September 2, 2019
Too Much Food Is Being Wasted: Let’s Get Smarter About It
By Michael D. Shaw
There is no denying that food waste is a major problem. The UN’s Food and Agriculture Organization presents key facts, including these…
- Roughly one third of the food produced in the world for human consumption every year—approximately 1.3 billion tonnes—gets lost or wasted. [A “tonne” is a metric ton (1000 kg), and equals 2204.62 lb.]
- Every year, consumers in rich countries waste almost as much food (222 million tonnes) as the entire net food production of sub-Saharan Africa (230 million tonnes).
- At retail level, large quantities of food are wasted due to quality standards that overemphasize appearance.
Feeding America works to rescue perfectly fine food products, that would otherwise be discarded. Through arrangements with farmers, they are able to glean produce not harvested, and in one case, saved a large number of good, but improperly labeled chewy bars. These items were scheduled to be discarded, but were re-packaged with appropriate peanut warnings.
Feeding America tells us that 72 billion pounds (32.7 million tonnes) of food is lost each year, not including waste at home. As to food waste at home, this is estimated at 150,000 tons (136,000 tonnes) per day. This yields a staggering 49.6 million tonnes per year. The research breaks things down further…
“Fruits and vegetables and mixed fruit and vegetable dishes accounted for 39% of food waste, followed by dairy (17%), meat and mixed meat dishes (14%), and grains and grain mixed dishes (12%). Remaining foods and dishes each accounted for less than 10% of total food waste: other foods and dishes (mostly candy, soft drinks, and other beverages), salty snacks, soup, potatoes and mixed potato dishes, nuts and seeds, Mexican dishes, eggs and mixed egg dishes, and table oils and salad dressing.”
The term “waste” can be a bit pejorative. After all, food does spoil and food safety issues have been highly publicized. Few Americans would think twice about discarding questionable food items. A useful FoodKeeper App is offered by the Feds. And, while we’re at it, here is the invaluable Safe Minimum Cooking Temperatures Chart. Always use a food thermometer!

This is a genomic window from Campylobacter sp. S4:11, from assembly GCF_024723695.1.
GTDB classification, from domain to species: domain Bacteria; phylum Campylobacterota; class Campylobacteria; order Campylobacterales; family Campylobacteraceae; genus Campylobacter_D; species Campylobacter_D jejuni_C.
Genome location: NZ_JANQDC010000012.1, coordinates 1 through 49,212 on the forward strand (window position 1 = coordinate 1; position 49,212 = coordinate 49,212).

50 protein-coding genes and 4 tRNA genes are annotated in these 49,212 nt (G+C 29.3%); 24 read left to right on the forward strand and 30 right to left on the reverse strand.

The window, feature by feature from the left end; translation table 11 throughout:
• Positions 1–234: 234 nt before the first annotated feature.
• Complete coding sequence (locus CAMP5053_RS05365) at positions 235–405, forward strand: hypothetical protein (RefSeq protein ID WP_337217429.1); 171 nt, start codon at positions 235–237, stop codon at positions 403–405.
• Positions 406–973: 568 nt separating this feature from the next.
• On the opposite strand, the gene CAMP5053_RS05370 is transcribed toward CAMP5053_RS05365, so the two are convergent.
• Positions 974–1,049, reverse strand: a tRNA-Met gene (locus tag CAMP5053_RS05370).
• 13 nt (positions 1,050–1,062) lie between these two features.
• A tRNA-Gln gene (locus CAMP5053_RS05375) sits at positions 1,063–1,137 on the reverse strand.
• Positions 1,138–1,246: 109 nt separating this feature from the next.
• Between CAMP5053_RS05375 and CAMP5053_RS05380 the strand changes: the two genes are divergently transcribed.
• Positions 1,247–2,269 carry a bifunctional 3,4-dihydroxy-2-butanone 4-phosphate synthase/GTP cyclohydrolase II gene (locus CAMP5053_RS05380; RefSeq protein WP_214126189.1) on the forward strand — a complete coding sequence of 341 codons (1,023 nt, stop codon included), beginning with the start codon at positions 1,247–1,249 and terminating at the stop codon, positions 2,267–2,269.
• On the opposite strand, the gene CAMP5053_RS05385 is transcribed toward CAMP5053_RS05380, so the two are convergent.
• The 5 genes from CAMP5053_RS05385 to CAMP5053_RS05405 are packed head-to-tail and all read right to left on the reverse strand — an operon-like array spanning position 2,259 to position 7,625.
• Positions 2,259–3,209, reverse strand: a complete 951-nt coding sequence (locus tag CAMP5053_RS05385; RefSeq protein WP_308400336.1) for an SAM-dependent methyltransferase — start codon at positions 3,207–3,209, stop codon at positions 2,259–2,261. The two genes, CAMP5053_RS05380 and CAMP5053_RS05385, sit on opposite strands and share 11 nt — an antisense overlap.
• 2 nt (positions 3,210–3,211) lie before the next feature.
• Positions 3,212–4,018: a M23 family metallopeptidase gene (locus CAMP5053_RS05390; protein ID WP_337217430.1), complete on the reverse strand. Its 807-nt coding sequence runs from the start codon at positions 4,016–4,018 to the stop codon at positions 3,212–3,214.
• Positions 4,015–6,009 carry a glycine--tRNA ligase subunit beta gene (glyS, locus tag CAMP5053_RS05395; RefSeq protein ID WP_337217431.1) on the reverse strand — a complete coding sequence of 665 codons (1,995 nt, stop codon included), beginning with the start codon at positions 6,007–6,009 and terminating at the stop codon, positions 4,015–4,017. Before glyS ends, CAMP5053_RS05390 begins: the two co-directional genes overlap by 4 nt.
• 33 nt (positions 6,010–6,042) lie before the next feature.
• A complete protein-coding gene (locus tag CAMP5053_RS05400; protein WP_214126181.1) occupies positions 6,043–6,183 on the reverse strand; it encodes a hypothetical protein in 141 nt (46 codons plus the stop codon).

If you are confused about food product dating, you are not alone. That’s why the USDA has a comprehensive section on the subject. Here are some interesting highlights…
1. Except for infant formula, product dating is not required by Federal regulations.
2. Labeled dates refer to product quality, rather than safety.
3. Besides infant formula, food is generally safe if handled properly and spoilage is not evident. Spoiled foods will develop an off odor, flavor, or texture due to naturally occurring spoilage bacteria. If a food has developed such spoilage characteristics, it should not be eaten.
4. A change in the color of meat or poultry is not an indicator of spoilage.
Then, there is the matter of keeping track what food items you have on hand, to better arrange timely use and purchases. One way to address this—at least for perishable items—is with a smart refrigerator. Relatively new to the market, these high-tech machines can get quite costly, and are considered “smart” since they connect to the Cloud. As such, information is accessible via your phone. You can view what’s inside, set the temperatures, and get alerts for an open door.
Haven’t many of us been at the grocery store, and then wondered if we needed to purchase a certain item? How nice would it be to remotely peek inside the refrigerator or pantry? Is there an alternative to a smart refrigerator for this task?
I was recently introduced to Fridge Eye, a camera system that mounts inside your refrigerator or pantry, and is accessible with your smart phone. The unit snaps a photo of the interior of your fridge or cabinet each time the door is closed, so you always know what groceries you have and which ones you need. The device is water-resistant and features a fish-eye lens.
Let’s close with a quote from Vladislav Svetashkov, Founder and CEO of Fridge Eye:
“Fridge Eye allows people to shop more efficiently, showing them what they already have or need in their respective kitchens and cupboards. Providing functionality once only available in smart refrigerators, Fridge Eye helps consumers save money immediately. Easy to install, monitor, and sync with your smartphone or tablet, Fridge Eye gives you instant insight and intelligence about your health and nutritional habits.”